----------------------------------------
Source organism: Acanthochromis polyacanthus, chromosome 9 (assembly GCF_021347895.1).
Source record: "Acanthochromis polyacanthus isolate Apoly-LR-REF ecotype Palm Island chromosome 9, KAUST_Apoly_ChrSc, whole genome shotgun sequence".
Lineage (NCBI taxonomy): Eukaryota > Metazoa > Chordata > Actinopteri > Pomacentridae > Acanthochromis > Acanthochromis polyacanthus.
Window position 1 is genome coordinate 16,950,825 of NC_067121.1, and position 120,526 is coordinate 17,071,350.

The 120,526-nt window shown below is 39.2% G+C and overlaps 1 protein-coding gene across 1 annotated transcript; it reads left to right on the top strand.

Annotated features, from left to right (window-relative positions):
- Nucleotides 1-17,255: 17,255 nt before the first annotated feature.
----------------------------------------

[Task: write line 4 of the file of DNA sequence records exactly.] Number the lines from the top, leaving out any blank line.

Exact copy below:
Window position 1 is genome coordinate 16,950,825 of NC_067121.1, and position 120,526 is coordinate 17,071,350.